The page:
An old criticism of Israeli movies is that because of the nature of Israeli society, too many filmmakers are less eager to present a protagonist we can easily identify with and follow than to present a gang of friends without a clear central focus. Avi Nesher's recent movies, although fascinating to watch, have sometimes lacked a very dominant protagonist and given the audience (by which I mean me) too many characters and too many plot threads to easily keep track of all at once. The Other Story has a lot of main characters but it doesn't suffer from that problem. Initially, it has a different problem. An engaged couple have embraced ultra-Orthodox Judaism and the parents of the bride-to-be want to torpedo the relationship and ultimately persuade the girl to leave the ultra-Orthodox environment. The movie's problem is that the audience (by which I mean me) can't root for either side in the conflict. They're both presented as offputtingly extreme. The movie comes to life when a new couple is introduced, a younger couple who are fighting over their child and over the woman's participation in a pagan cult. Here Nesher has done some interesting casting. He's perhaps Israel's foremost moviemaker today and he can get pretty much any actors he wants. The bride gone ultra-Orthodox, her parents, and her grandfather are all wonderful actors and well-known faces. But the younger couple are not very familiar actors, and that makes them a presence of a different kind; when you see them you don't say "ah, here's one of my favorite actors, this will be good." Their story (The Other Story? Maybe that's one meaning of the title) seems more concrete because the audience (by which I mean me) hasn't seen them outside it. And even as their story impacts the main story and everything affects everything, the movie proceeds without confusion. It takes a couple of strategically inserted speeches of exposition to keep the audience aware of all the background, but the audience doesn't lose track. And the question of who, if anyone, can intervene to save this dangerously unstable young couple, or at least to save their child, gives the plot an impetus that wasn't present in the conflict over living or not living the ultra-Orthodox life.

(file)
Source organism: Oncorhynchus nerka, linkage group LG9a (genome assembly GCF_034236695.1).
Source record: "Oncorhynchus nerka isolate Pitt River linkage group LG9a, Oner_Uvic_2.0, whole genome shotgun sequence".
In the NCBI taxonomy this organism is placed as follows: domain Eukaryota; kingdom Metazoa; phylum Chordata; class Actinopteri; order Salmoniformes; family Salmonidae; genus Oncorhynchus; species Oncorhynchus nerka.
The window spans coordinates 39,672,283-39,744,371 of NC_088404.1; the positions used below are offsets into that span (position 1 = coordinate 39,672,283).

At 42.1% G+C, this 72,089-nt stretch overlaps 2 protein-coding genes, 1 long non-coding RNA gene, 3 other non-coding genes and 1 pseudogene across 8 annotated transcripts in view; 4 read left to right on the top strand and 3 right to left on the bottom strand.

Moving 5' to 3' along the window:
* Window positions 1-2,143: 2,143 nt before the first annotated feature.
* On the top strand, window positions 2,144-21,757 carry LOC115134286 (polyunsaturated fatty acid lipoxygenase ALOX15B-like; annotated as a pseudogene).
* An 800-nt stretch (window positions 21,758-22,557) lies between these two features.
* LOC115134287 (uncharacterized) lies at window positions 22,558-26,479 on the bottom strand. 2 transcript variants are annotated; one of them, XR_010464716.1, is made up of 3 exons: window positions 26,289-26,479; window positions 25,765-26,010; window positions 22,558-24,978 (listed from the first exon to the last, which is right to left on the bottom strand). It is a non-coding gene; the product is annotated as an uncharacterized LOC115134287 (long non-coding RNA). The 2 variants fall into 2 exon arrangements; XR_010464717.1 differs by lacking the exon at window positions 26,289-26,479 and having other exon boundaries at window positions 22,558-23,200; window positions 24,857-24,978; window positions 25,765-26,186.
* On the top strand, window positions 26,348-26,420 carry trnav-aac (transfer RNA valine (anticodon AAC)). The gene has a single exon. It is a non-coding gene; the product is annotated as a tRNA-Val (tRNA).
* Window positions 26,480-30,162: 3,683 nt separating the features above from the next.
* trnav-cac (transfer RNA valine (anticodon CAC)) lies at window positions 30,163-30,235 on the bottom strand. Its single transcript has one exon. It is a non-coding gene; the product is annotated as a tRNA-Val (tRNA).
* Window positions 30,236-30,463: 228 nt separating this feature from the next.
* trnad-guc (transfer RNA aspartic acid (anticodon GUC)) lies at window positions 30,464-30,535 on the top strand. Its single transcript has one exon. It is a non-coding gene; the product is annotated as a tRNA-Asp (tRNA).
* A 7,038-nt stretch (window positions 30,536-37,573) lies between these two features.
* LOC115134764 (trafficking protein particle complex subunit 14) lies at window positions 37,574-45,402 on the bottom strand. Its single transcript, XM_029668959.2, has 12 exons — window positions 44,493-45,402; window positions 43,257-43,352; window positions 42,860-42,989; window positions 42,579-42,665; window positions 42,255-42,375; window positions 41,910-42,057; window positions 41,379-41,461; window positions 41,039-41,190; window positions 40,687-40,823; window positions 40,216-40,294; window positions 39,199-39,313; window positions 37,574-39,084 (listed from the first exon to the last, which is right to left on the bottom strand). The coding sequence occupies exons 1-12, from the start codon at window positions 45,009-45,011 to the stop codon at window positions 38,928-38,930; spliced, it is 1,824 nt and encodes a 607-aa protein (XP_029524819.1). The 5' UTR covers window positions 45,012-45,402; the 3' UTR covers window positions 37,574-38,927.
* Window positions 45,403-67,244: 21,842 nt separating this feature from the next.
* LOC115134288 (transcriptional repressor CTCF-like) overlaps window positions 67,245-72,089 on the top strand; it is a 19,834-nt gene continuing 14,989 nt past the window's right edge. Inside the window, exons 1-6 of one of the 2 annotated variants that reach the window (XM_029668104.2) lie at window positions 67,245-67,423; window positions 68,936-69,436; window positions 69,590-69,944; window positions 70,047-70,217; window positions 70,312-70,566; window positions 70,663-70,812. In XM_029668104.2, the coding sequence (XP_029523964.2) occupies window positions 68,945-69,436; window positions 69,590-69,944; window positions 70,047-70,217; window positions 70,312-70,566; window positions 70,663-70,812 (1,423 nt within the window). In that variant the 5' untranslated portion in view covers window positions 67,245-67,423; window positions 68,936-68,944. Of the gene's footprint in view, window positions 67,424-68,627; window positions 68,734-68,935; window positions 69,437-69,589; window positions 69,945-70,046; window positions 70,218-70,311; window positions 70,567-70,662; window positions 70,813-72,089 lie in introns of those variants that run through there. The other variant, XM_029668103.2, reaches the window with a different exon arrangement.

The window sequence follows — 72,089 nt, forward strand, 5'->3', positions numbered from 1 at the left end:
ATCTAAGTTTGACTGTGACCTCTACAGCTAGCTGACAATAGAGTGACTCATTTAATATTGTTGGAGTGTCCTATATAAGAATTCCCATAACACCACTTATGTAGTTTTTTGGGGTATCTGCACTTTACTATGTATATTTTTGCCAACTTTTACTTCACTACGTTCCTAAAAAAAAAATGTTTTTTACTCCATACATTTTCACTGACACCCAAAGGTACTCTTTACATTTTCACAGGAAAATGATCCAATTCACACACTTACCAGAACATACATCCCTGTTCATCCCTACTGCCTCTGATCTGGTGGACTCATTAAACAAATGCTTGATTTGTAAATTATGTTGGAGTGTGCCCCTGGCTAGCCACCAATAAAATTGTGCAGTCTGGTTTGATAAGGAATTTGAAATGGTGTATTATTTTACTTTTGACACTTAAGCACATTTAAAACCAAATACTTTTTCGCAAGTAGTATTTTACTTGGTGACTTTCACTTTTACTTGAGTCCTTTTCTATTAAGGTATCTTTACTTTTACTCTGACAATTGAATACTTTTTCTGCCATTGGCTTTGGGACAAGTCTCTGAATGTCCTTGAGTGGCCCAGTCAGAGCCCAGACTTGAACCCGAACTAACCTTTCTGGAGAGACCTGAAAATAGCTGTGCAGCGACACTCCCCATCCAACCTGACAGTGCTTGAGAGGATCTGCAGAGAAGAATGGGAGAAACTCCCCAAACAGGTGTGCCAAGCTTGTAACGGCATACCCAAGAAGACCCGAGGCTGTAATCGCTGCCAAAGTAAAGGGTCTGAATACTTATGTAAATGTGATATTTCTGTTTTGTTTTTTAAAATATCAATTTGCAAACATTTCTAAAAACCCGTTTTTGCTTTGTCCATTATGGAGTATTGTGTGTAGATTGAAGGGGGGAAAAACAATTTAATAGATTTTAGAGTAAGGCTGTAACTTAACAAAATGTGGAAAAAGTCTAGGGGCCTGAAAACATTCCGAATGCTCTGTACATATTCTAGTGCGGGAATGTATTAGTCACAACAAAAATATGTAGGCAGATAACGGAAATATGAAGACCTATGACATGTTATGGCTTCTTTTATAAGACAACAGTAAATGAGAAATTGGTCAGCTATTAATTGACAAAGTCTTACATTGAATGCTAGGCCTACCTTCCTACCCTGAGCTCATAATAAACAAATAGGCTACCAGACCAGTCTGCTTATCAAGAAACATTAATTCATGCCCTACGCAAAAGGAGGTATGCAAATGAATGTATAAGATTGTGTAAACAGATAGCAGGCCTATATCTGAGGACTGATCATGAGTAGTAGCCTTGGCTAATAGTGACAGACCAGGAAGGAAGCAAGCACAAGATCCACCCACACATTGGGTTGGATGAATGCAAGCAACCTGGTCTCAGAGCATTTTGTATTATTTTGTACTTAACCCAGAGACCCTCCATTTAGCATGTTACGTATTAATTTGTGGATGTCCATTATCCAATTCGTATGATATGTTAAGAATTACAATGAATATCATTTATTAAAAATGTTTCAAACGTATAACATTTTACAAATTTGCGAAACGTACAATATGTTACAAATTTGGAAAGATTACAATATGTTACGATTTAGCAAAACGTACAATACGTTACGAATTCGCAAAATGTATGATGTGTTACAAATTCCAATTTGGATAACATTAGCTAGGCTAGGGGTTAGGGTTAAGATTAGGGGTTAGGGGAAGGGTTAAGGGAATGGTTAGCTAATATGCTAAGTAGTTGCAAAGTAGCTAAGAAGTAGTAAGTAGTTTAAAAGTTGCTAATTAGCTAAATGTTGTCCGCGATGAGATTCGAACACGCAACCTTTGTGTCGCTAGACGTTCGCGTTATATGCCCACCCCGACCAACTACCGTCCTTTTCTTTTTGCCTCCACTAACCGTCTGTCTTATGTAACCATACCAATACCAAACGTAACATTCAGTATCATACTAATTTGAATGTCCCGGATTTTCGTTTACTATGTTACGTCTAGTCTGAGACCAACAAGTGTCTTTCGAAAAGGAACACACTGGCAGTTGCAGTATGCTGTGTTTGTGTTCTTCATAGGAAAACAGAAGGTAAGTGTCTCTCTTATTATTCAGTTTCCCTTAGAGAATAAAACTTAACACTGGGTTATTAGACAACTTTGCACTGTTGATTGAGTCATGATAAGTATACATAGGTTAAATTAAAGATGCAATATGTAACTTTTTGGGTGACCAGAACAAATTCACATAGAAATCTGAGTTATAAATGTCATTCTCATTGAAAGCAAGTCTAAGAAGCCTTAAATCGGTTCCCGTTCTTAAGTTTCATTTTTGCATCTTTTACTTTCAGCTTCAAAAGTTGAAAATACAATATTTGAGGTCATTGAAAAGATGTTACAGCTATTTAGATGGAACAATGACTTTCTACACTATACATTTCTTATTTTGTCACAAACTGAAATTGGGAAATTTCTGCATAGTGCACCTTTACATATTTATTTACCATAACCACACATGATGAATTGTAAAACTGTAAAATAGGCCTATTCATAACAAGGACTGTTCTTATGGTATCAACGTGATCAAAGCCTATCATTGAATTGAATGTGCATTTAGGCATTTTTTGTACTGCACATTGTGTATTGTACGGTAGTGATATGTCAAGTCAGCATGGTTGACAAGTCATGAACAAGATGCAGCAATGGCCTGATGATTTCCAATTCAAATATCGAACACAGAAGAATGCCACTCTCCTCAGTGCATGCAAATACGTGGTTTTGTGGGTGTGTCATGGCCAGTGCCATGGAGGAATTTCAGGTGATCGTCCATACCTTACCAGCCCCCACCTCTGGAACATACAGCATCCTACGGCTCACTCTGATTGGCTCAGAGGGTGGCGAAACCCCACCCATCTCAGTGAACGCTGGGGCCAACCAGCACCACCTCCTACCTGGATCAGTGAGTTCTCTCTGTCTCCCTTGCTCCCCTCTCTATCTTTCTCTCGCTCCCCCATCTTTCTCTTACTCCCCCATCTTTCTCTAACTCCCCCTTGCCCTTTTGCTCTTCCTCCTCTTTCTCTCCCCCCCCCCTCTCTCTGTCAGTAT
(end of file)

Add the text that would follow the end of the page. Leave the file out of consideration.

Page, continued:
The movie is the acting debut of singer-songwriter Nathan Goshen. Nesher may have been charmed by the fact that Goshen himself is a musician who did at one point become ultra-Orthodox, like the character he plays, and was even able to contribute a song or two to the movie, but unfortunately his musical contribution is not very compelling. The incidental music, although a little heavy on the sentimental violins, is much better.
The various plot threads ultimately resolve themselves with a kind of Shakespearean simultaneity, and the audience (by which I mean me, and the critics I've read) goes away impressed that Avi Nesher has done it again. If not his best movie ever-- though it has been called that-- then the best-integrated movie of his career's second Israeli phase.